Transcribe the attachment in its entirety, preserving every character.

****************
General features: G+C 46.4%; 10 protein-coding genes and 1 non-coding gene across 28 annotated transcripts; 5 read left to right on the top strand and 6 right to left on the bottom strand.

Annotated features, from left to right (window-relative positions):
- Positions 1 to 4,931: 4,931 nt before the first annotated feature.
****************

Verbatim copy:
General features: G+C 46.4%; 10 protein-coding genes and 1 non-coding gene across 28 annotated transcripts; 5 read left to right on the top strand and 6 right to left on the bottom strand.

Annotated features, from left to right (window-relative positions):
- Positions 1 to 4,931: 4,931 nt before the first annotated feature.